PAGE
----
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Crunchin’ da numbers

Recently I went in to do some training with a new manager who had been tearing his hair out with his Excel sheet.

The spreadsheet had already been set up for him and the previous incumbent had done some interesting array formula variations using If and Sum – and it worked fine actually. The only problem was that this new user had no idea how to amend or fix this formula. He need a-rray of sum(ifs)shine…sorry.

I decided to show him how to use the SUMIFS function to do exactly the same thing – only easier and no fancy CSE (Ctrl-Shift-Enter) moves as required to create an array formula….

The only data he really required was to show the spend to date for the year (and you can see that formula in the Spent Year to Date sheet. I could have set it up as a table but I wanted to make sure he understood what we had done here so 5000 rows allows lots of room for expansion.

Couple of things to note:

  1. All the criteria ranges have to be the same “height” i.e. 4:5000. Because alas, the SUMIFS won’t work otherwise…
  2. All the criteria ranges are fixed in this question (i.e. I used F4 to fix them) but the criteria1 is not because I needed that to change as I copied it down.
  3. You can check the answers by using the Filter option (click in list – Data – Filter)

Of course I got home and found myself idly wondering – well what if he needed the months as well. So I thought I’d experiment with that – as you do…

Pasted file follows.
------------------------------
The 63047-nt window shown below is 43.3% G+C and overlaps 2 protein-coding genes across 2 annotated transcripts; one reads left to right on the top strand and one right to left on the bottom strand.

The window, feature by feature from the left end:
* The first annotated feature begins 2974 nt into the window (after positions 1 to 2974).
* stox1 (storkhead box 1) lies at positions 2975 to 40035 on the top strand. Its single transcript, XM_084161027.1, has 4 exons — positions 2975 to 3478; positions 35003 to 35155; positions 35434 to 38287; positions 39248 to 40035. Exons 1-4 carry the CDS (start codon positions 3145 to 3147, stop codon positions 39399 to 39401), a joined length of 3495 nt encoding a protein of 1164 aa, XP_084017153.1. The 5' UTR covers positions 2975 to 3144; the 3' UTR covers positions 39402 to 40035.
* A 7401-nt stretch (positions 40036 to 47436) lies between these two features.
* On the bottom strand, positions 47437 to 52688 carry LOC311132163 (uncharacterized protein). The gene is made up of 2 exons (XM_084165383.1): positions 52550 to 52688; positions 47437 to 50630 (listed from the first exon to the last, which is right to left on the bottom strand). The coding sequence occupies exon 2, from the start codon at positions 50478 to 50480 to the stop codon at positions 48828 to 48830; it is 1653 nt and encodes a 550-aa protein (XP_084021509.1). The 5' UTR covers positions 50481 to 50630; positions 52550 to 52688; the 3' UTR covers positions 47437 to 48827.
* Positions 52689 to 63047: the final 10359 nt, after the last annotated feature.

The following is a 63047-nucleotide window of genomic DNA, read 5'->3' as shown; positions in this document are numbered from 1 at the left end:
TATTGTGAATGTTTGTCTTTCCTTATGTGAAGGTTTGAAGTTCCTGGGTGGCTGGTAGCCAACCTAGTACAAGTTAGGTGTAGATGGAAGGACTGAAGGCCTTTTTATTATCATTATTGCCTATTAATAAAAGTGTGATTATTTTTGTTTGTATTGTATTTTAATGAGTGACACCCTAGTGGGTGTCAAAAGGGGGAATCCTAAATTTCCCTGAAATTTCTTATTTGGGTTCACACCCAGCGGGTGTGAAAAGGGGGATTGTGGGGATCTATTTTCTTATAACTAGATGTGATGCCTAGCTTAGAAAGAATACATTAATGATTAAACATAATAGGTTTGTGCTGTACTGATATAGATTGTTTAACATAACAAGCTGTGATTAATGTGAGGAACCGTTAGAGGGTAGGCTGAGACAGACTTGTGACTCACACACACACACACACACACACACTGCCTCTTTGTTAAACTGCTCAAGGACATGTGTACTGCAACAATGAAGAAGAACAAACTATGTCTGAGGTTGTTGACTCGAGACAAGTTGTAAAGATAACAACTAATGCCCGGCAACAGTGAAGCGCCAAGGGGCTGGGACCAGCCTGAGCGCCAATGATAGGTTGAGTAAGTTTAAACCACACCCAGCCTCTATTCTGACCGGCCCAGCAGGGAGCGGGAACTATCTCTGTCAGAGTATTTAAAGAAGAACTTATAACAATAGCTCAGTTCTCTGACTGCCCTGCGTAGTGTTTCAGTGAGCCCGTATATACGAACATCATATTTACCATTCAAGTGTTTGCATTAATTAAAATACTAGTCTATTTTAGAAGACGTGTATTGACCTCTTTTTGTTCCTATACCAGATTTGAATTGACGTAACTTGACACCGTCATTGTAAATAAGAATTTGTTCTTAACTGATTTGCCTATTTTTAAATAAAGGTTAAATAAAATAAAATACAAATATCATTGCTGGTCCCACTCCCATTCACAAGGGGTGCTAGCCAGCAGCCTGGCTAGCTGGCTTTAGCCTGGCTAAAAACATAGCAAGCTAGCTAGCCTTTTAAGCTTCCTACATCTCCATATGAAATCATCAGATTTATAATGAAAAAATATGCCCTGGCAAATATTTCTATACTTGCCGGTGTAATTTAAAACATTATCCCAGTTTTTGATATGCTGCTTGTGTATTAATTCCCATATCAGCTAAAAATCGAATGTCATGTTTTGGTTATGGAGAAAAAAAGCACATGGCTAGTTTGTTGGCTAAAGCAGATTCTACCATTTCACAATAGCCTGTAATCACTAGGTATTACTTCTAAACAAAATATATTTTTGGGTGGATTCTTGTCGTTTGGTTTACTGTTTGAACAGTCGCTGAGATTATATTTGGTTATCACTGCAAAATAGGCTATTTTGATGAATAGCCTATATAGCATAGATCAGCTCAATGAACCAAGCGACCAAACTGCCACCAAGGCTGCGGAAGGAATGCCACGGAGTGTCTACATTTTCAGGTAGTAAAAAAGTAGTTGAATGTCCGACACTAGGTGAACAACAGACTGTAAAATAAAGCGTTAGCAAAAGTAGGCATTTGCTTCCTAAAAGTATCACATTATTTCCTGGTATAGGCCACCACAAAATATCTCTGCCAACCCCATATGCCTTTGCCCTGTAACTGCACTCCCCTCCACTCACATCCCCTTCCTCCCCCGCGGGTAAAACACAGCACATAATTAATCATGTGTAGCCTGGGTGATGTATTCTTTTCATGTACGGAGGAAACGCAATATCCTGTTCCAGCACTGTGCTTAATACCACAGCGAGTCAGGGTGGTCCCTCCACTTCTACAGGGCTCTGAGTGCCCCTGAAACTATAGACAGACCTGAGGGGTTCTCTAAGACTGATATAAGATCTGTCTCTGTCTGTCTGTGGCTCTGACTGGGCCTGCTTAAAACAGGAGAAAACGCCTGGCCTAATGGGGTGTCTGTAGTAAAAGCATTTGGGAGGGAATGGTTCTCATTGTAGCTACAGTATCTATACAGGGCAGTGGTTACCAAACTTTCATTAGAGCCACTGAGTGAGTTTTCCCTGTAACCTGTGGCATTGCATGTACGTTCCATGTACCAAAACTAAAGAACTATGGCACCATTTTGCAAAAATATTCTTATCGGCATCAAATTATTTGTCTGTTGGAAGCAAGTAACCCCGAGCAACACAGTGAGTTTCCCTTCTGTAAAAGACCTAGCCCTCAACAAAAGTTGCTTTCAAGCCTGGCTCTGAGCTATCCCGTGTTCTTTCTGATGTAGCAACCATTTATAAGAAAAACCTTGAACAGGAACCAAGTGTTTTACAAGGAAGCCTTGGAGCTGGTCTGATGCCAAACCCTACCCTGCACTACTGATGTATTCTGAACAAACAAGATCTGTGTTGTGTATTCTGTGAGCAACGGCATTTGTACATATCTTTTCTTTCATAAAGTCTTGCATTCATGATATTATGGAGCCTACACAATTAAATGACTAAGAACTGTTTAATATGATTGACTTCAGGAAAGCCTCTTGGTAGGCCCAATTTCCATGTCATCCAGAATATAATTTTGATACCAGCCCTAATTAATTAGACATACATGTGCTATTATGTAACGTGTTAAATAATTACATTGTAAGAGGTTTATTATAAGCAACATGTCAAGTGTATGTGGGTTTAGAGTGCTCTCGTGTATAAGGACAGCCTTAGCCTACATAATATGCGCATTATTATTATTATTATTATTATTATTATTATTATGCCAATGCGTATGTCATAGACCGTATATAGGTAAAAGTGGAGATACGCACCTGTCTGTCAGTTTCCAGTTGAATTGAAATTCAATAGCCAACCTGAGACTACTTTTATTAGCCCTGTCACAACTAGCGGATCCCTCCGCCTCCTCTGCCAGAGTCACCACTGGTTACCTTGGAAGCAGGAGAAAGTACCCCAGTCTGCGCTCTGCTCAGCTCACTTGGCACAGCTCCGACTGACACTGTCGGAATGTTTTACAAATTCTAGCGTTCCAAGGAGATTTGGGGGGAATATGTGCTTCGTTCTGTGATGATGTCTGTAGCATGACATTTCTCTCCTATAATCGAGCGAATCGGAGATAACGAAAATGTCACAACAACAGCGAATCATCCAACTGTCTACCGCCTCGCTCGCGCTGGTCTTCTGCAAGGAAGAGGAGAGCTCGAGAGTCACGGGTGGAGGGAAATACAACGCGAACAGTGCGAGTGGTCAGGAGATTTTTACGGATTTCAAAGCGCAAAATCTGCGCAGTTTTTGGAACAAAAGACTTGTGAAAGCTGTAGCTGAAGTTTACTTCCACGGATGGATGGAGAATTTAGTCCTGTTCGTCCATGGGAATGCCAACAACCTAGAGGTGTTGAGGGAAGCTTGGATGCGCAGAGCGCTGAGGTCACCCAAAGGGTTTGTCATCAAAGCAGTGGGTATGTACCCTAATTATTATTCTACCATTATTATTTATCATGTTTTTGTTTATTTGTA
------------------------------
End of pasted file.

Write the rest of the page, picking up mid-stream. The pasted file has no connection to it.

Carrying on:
So I found I had to add another column to extract the month from the date which I added to the Month column

=TEXT(A4,”mmmm”)

Then in the Spent Month by Month sheet, I put the months across the top and entered the following formula:

=SUMIFS(‘Procurement list’!$D$4:$D$5000,’Procurement list’!$B$4:$B$5000,$A4,’Procurement list’!$E$4:$E$5000,’Spent month by month’!B$3)

A quick way to enter the formula is to:

  1. Highlight the entire sheet (B4:M24 in the Spent Month by Month sheet) 
  2. Enter the formula in the white cell (because I started highlighting at the top, this is where I had a white cell)
  3. Press Ctrl and Enter
  4. This will enter the formula in the entire highlighted area…

You can download the file here : Procurement_summary

Excel Products for Sale

Here are products from some of my favourite Excel authors and bloggers. Please note these are affiliate links so I do earn a small commission from every sale.

MrExcel.com

Mr. Excel (aka Bill Jelen) is one of the Excel gurus. I love his stuff. He also has a slightly bonkers delivery (What! Excel! Fun!)  that I thoroughly enjoy. And of course anyone who calls his Excel publishing book company Holy Macro! gets my vote.

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Xtreme Pivot Tables course

This is a very comprehensive course on pivot tables. It includes videos and workbooks. There are over 200 hours of videos on it and it takes you from having no knowledge of pivot tables to being a power user. If you know everything in this course, you know an awful lot about pivot tables. John explains the concepts in bite size chunks so they are easy to follow and even provides a tutorial spreadsheet so you can track your progress. This would be money well spent. If you would like to become the go-to person in your organisation for pivot tables, this would be an excellent starting point.

He also has a useful Pivot Table webinar…

This is also a useful chart helper. 

Debra Dalgleish – Contextures.com

Master 30 Excel functions in 30 days –This is a rather brilliant e-book which covers 30 functions including Vlookup,Match, offset. It includes an Excel file, e-book and links to videos that shows you how to do it – all for the princely sum of $10. What I particularly like about it are her descriptions, explanations and what the limitation of each function is. Highly recommended. If you want to upgrade your Excel skills this is a very worthwhile investment.

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